Oral Beta-Adrenergic Receptor Inhibitors
Patients who are receiving a beta-adrenergic receptor inhibiting agents orally and Timolol GFS should be observed for potential additive effects of beta-blockade, both systemic and on intraocular pressure. Patients should not usually receive two topical ophthalmic beta-adrenergic receptor inhibiting agents concurrently.
Digitalis and Calcium Antagonists
The concomitant use of beta-adrenergic receptor inhibiting agents with digitalis and calcium antagonists may have additive effects in prolonging atrioventricular conduction time.
Caution should be used in the coadministration of beta-adrenergic receptor inhibitors, such as Timolol GFS, and oral or intravenous calcium antagonists because of possible atrioventricular conduction disturbances, left ventricular failure, or hypotension. In patients with impaired cardiac function, co-administration should be avoided.
Close observation of the patient is recommended when a beta receptor inhibitor is administered to patients receiving catecholamine-depleting drugs such as reserpine, because of possible additive effects and the production of hypotension and/or marked bradycardia, which may result in vertigo, syncope, or postural hypotension.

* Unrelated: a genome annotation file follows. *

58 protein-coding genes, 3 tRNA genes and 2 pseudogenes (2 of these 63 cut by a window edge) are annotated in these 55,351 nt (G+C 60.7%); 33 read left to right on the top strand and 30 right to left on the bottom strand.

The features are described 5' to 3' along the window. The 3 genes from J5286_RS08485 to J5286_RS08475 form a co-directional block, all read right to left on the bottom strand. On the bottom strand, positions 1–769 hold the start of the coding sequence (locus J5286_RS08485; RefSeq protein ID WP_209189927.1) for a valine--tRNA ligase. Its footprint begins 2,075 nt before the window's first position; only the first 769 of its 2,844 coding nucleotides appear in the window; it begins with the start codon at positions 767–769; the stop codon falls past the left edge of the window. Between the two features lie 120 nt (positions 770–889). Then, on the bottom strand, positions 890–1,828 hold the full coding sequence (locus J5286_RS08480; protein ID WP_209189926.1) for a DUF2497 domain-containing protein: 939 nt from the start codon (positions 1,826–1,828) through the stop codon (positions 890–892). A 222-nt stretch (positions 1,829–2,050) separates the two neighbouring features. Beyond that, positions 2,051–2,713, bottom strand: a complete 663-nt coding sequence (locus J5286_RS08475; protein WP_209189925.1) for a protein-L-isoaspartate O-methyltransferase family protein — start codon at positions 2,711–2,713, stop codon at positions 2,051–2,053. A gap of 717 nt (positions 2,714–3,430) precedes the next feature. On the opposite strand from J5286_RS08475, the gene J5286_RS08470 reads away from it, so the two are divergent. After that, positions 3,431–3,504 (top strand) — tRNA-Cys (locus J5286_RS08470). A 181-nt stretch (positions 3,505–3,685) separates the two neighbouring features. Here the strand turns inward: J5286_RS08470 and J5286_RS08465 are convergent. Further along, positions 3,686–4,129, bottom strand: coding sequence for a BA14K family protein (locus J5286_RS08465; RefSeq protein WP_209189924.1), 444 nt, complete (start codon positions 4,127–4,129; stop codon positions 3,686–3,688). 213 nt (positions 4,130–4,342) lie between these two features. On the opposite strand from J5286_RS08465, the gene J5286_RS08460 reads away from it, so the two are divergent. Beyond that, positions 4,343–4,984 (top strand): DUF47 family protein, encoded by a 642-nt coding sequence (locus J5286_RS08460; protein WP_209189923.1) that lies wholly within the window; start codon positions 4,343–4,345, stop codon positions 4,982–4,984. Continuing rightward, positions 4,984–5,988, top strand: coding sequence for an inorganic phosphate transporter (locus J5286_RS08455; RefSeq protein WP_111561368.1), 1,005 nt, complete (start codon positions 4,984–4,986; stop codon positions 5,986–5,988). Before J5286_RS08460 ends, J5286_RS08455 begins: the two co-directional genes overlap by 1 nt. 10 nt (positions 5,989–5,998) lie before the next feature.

Potentiated systemic beta-blockade (e.g., decreased heart rate) has been reported during combined treatment with quinidine and timolol, possibly because quinidine inhibits the metabolism of timolol via the P-450 enzyme, CYP2D6.
Oral beta-adrenergic receptor inhibitor agents may exacerbate the rebound hypertension which can follow the withdrawal of clonidine. There have been no reports of exacerbation of rebound hypertension with ophthalmic timolol maleate.
[See Warnings and Precautions (5.11) ]